Thousands of people in Guam were without power, water and cellphone service more than a week after the strongest typhoon in at least two decades pummeled the island.
The Justice Department has declined to charge former Vice President Mike Pence in the discovery of classified documents at his home.
Saudi Arabia is offering huge paydays to soccer stars to lure them to the kingdom’s teams.
By Gilbert Cruz
🎮 “Street Fighter 6” (Out now): I spent hundreds upon hundreds of hours playing “Street Fighter 2” as a teenager and despite all that practice, I remained hapless, mashing buttons and occasionally busting out a “shoryuken” uppercut. Luckily for these old-man hands, the latest entry in the series simplifies the controls and introduces a single-player mode.
📚 “All the Sinners Bleed” (Tuesday): A Black sheriff in a rural Virginia town named Charon is on the trail of a killer. I’ll give it over to Stephen King here, who says in his review of this S.A. Cosby novel that “what sets this one apart, what gives it both grit and texture, is its unerring depiction of small-town rural life and the uneasy (and sometimes violent) interactions between Charon’s white and Black citizens.”
RECIPE OF THE WEEK
By Melissa Clark
Grilled Za’atar Chicken
Have you uncovered your grill yet? A terrific dish to start the season is my grilled za’atar chicken. The herby yogurt, spiked with garlic and loads of lemon, is used as both marinade and sauce, making the chicken especially piquant and tender. If you don’t have a grill, the chicken is just as good cooked in the broiler until the edges turn brown and crisp. Serve it with pita or another kind of flatbread, and a big, crunchy vegetable salad. Then put it on repeat all summer long.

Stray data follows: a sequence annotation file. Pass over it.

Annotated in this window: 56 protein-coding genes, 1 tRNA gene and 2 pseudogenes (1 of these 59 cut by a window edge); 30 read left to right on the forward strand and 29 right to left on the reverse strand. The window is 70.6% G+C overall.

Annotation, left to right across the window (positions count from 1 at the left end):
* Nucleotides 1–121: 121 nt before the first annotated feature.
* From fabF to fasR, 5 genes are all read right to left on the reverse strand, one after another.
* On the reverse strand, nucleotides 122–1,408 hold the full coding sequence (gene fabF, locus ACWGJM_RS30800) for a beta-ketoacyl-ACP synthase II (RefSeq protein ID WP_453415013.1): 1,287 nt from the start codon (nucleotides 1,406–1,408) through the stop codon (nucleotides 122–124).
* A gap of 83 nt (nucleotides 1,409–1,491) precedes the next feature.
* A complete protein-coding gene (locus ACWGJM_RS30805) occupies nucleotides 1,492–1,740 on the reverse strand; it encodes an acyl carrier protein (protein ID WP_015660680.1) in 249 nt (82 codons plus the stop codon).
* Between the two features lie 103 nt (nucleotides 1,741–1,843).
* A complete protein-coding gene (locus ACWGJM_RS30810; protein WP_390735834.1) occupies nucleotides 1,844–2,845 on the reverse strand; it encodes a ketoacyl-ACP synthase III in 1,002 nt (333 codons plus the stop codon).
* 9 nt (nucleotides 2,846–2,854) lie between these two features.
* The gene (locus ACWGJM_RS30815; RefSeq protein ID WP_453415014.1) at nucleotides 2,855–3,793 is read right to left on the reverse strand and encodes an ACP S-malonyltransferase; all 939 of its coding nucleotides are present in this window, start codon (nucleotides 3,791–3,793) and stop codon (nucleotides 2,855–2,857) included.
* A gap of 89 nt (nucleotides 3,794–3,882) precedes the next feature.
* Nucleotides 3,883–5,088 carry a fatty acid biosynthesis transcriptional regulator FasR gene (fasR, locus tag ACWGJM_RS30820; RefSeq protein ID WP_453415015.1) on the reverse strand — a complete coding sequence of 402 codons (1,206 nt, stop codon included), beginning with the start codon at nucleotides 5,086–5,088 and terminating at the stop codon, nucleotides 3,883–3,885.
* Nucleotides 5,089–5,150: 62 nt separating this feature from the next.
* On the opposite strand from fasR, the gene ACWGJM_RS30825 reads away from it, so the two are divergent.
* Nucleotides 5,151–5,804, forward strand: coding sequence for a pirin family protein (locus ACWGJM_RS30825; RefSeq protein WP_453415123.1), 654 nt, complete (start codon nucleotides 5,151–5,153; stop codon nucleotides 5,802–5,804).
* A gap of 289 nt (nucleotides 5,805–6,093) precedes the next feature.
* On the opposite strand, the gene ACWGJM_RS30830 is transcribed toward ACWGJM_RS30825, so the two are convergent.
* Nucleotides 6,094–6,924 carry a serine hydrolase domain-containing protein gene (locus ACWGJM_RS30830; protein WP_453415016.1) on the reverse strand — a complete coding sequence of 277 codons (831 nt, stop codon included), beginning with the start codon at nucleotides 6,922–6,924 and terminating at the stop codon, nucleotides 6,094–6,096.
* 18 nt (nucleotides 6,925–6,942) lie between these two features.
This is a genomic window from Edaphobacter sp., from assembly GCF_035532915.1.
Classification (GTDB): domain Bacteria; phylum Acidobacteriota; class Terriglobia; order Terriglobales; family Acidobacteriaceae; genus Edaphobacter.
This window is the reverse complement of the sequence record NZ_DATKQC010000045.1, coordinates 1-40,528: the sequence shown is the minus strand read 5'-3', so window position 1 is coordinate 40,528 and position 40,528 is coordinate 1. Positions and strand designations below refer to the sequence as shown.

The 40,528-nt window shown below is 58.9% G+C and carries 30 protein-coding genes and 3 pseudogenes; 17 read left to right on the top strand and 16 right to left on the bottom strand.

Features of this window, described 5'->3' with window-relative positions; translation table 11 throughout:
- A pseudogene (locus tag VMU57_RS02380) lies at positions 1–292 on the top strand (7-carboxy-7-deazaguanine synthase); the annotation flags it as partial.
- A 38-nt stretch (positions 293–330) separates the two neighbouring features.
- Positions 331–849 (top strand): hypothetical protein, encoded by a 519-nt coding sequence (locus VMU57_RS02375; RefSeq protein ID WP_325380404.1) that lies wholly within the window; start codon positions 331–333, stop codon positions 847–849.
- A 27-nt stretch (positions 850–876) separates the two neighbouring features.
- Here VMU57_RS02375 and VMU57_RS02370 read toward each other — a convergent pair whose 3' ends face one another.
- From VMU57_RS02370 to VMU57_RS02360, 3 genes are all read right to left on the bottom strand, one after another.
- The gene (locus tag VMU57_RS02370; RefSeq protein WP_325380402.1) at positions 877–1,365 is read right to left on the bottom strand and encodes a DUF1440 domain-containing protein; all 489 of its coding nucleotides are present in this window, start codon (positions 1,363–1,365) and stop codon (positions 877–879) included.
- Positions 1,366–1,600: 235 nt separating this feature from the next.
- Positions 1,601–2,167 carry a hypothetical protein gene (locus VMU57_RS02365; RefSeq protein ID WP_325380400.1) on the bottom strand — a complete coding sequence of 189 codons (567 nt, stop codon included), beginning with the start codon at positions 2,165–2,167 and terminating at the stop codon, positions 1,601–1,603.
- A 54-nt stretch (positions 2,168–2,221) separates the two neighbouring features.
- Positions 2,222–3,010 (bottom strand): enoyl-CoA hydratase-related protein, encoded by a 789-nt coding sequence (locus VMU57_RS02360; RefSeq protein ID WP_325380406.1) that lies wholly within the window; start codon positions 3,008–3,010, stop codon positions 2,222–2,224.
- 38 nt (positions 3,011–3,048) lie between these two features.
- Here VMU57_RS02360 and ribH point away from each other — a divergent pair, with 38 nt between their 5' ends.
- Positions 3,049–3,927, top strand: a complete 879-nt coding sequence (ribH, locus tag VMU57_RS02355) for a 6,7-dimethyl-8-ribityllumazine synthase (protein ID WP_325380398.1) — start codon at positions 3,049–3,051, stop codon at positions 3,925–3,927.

900 square feet: How to make the most of it.
The hunt: A couple wanted a co-op in East Harlem or the Bronx for $250,000. Which one did they choose? Play our game.
What you get for $900,000: A 1720 Colonial in Newton, N.H.; a renovated farmhouse in Glen Haven, Colo.; or a three-bedroom condominium in Washington, D.C.
Rupert Murdoch: Check out his new bachelor pad.
A morning listen: They dated for three years. One of them forgot it all.
Floral jewelry and natural ceramics: Try these recommendations from T magazine.
Cycle tracking: Syncing periods to workouts is becoming popular. But does it work?
Binge eating disorder: It’s the most common eating disorder in the U.S., but it is often overlooked.
Tick bites and heatstroke: Do you know how to survive summer hazards? Take our quiz.
ADVICE FROM WIRECUTTER
Keep mosquitoes away
Trying to stay bug-bite-free as warm weather arrives? Here’s a tip: Citronella does little to deter mosquitoes. To keep them away from your deck or patio, get a spatial repellent. These devices work like a diffuser to vaporize liquid repellent into the air, creating an odorless, bug-free zone. After 65 hours of testing, Wirecutter experts recommend the Thermacell E90. Its rechargeable nine-hour battery lasts long enough to keep a 300-square-foot area mosquito-free for your entire barbecue. And you don’t have to slather yourself in sticky spray. — Elissa Sanci
GAME OF THE WEEKEND
Denver Nuggets vs. Miami Heat, Game 2 of the N.B.A. Finals: The Heat will be looking to bounce back after a Game 1 loss in which they looked outmatched. But it won’t be easy: The Nuggets have been among the league’s best teams all year, fueled by the star play of the two-time M.V.P. Nikola Jokic. No playoff opponent has given Denver much trouble, and virtually everyone paying attention expects the team to win its first championship. Still, the Heat, a No. 8 seed, have been underestimated throughout the playoffs. And when Miami’s Jimmy Butler and Caleb Martin are hot, they’re a dangerous duo. 8 p.m. Eastern tomorrow on ABC.
N.B.A. stars are flopping with flair, The Times’s Kurt Streeter writes.
The N.B.A. will wait until after the finals to announce the findings of an investigation into the Memphis Grizzlies guard Ja Morant.
NOW TIME TO PLAY
Here are today’s Spelling Bee and the Bee Buddy, which helps you find remaining words.
See the hardest Spelling Bee words from this week.
Take the news quiz to see how well you followed this week’s headlines.
And here are today’s Mini Crossword, Wordle and Sudoku.
Thanks for spending part of your weekend with The Times. — Melissa
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Melissa Kirsch is the deputy editor of Culture and Lifestyle at TheTimes and writes The Morning newsletter on Saturdays. @melissakirsch